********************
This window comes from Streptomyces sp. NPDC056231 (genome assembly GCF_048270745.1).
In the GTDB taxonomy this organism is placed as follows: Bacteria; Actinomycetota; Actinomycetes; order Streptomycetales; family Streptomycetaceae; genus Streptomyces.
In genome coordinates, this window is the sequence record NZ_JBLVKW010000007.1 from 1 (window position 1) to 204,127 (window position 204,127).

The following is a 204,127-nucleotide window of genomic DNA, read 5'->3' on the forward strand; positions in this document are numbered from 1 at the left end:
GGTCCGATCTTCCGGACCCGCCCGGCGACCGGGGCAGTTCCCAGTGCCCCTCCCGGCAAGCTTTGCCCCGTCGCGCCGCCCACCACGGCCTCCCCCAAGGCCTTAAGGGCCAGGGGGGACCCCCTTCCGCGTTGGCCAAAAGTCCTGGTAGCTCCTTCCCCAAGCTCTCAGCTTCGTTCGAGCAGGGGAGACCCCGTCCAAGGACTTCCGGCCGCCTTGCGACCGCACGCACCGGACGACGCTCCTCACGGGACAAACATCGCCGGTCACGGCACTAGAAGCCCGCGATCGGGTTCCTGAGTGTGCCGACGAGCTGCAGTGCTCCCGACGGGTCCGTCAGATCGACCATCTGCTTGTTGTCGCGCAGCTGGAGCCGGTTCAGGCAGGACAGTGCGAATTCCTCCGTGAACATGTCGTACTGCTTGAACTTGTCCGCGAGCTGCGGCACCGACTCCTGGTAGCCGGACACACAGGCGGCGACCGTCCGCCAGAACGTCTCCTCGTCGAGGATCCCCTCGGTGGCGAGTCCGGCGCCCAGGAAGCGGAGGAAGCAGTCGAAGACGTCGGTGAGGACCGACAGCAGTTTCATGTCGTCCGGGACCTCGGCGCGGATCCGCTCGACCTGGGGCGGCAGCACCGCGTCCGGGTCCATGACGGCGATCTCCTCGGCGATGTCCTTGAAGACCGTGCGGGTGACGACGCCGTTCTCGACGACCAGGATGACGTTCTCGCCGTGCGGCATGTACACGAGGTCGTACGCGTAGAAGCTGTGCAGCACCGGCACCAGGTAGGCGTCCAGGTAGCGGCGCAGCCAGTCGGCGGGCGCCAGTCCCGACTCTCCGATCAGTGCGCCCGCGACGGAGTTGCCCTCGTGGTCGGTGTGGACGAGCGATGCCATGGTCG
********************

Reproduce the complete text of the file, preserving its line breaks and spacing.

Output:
This window comes from Streptomyces sp. NPDC056231 (genome assembly GCF_048270745.1).
In the GTDB taxonomy this organism is placed as follows: Bacteria; Actinomycetota; Actinomycetes; order Streptomycetales; family Streptomycetaceae; genus Streptomyces.
In genome coordinates, this window is the sequence record NZ_JBLVKW010000007.1 from 1 (window position 1) to 204,127 (window position 204,127).

The following is a 204,127-nucleotide window of genomic DNA, read 5'->3' on the forward strand; positions in this document are numbered from 1 at the left end:
GGTCCGATCTTCCGGACCCGCCCGGCGACCGGGGCAGTTCCCAGTGCCCCTCCCGGCAAGCTTTGCCCCGTCGCGCCGCCCACCACGGCCTCCCCCAAGGCCTTAAGGGCCAGGGGGGACCCCCTTCCGCGTTGGCCAAAAGTCCTGGTAGCTCCTTCCCCAAGCTCTCAGCTTCGTTCGAGCAGGGGAGACCCCGTCCAAGGACTTCCGGCCGCCTTGCGACCGCACGCACCGGACGACGCTCCTCACGGGACAAACATCGCCGGTCACGGCACTAGAAGCCCGCGATCGGGTTCCTGAGTGTGCCGACGAGCTGCAGTGCTCCCGACGGGTCCGTCAGATCGACCATCTGCTTGTTGTCGCGCAGCTGGAGCCGGTTCAGGCAGGACAGTGCGAATTCCTCCGTGAACATGTCGTACTGCTTGAACTTGTCCGCGAGCTGCGGCACCGACTCCTGGTAGCCGGACACACAGGCGGCGACCGTCCGCCAGAACGTCTCCTCGTCGAGGATCCCCTCGGTGGCGAGTCCGGCGCCCAGGAAGCGGAGGAAGCAGTCGAAGACGTCGGTGAGGACCGACAGCAGTTTCATGTCGTCCGGGACCTCGGCGCGGATCCGCTCGACCTGGGGCGGCAGCACCGCGTCCGGGTCCATGACGGCGATCTCCTCGGCGATGTCCTTGAAGACCGTGCGGGTGACGACGCCGTTCTCGACGACCAGGATGACGTTCTCGCCGTGCGGCATGTACACGAGGTCGTACGCGTAGAAGCTGTGCAGCACCGGCACCAGGTAGGCGTCCAGGTAGCGGCGCAGCCAGTCGGCGGGCGCCAGTCCCGACTCTCCGATCAGTGCGCCCGCGACGGAGTTGCCCTCGTGGTCGGTGTGGACGAGCGATGCCATGGTCG